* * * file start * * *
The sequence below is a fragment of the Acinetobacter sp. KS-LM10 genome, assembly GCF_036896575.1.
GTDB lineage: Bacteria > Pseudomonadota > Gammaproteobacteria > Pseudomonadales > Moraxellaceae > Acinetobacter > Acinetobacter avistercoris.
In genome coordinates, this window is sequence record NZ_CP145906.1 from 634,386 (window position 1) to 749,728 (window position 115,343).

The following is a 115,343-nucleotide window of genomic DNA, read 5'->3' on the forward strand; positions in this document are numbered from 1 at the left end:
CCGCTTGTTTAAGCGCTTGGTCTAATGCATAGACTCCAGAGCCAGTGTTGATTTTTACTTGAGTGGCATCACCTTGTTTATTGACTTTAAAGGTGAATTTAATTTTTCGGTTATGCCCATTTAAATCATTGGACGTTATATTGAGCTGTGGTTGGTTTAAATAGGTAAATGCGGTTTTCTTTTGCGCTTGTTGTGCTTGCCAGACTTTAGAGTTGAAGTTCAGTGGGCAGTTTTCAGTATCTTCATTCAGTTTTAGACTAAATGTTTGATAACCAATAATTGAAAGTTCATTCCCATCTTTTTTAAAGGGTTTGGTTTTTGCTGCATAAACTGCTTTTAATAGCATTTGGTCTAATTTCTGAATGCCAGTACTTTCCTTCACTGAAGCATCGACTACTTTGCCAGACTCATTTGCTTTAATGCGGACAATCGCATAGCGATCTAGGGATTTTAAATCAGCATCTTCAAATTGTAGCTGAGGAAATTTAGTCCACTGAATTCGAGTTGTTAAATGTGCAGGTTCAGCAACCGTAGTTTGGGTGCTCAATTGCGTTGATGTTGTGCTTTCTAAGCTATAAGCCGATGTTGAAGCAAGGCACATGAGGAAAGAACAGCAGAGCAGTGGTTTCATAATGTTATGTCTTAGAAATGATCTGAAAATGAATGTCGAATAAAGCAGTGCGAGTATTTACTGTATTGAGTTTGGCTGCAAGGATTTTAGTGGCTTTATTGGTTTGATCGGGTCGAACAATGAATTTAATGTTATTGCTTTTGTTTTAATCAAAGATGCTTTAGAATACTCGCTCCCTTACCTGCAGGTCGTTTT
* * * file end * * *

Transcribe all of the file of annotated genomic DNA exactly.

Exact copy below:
The sequence below is a fragment of the Acinetobacter sp. KS-LM10 genome, assembly GCF_036896575.1.
GTDB lineage: Bacteria > Pseudomonadota > Gammaproteobacteria > Pseudomonadales > Moraxellaceae > Acinetobacter > Acinetobacter avistercoris.
In genome coordinates, this window is sequence record NZ_CP145906.1 from 634,386 (window position 1) to 749,728 (window position 115,343).

The following is a 115,343-nucleotide window of genomic DNA, read 5'->3' on the forward strand; positions in this document are numbered from 1 at the left end:
CCGCTTGTTTAAGCGCTTGGTCTAATGCATAGACTCCAGAGCCAGTGTTGATTTTTACTTGAGTGGCATCACCTTGTTTATTGACTTTAAAGGTGAATTTAATTTTTCGGTTATGCCCATTTAAATCATTGGACGTTATATTGAGCTGTGGTTGGTTTAAATAGGTAAATGCGGTTTTCTTTTGCGCTTGTTGTGCTTGCCAGACTTTAGAGTTGAAGTTCAGTGGGCAGTTTTCAGTATCTTCATTCAGTTTTAGACTAAATGTTTGATAACCAATAATTGAAAGTTCATTCCCATCTTTTTTAAAGGGTTTGGTTTTTGCTGCATAAACTGCTTTTAATAGCATTTGGTCTAATTTCTGAATGCCAGTACTTTCCTTCACTGAAGCATCGACTACTTTGCCAGACTCATTTGCTTTAATGCGGACAATCGCATAGCGATCTAGGGATTTTAAATCAGCATCTTCAAATTGTAGCTGAGGAAATTTAGTCCACTGAATTCGAGTTGTTAAATGTGCAGGTTCAGCAACCGTAGTTTGGGTGCTCAATTGCGTTGATGTTGTGCTTTCTAAGCTATAAGCCGATGTTGAAGCAAGGCACATGAGGAAAGAACAGCAGAGCAGTGGTTTCATAATGTTATGTCTTAGAAATGATCTGAAAATGAATGTCGAATAAAGCAGTGCGAGTATTTACTGTATTGAGTTTGGCTGCAAGGATTTTAGTGGCTTTATTGGTTTGATCGGGTCGAACAATGAATTTAATGTTATTGCTTTTGTTTTAATCAAAGATGCTTTAGAATACTCGCTCCCTTACCTGCAGGTCGTTTT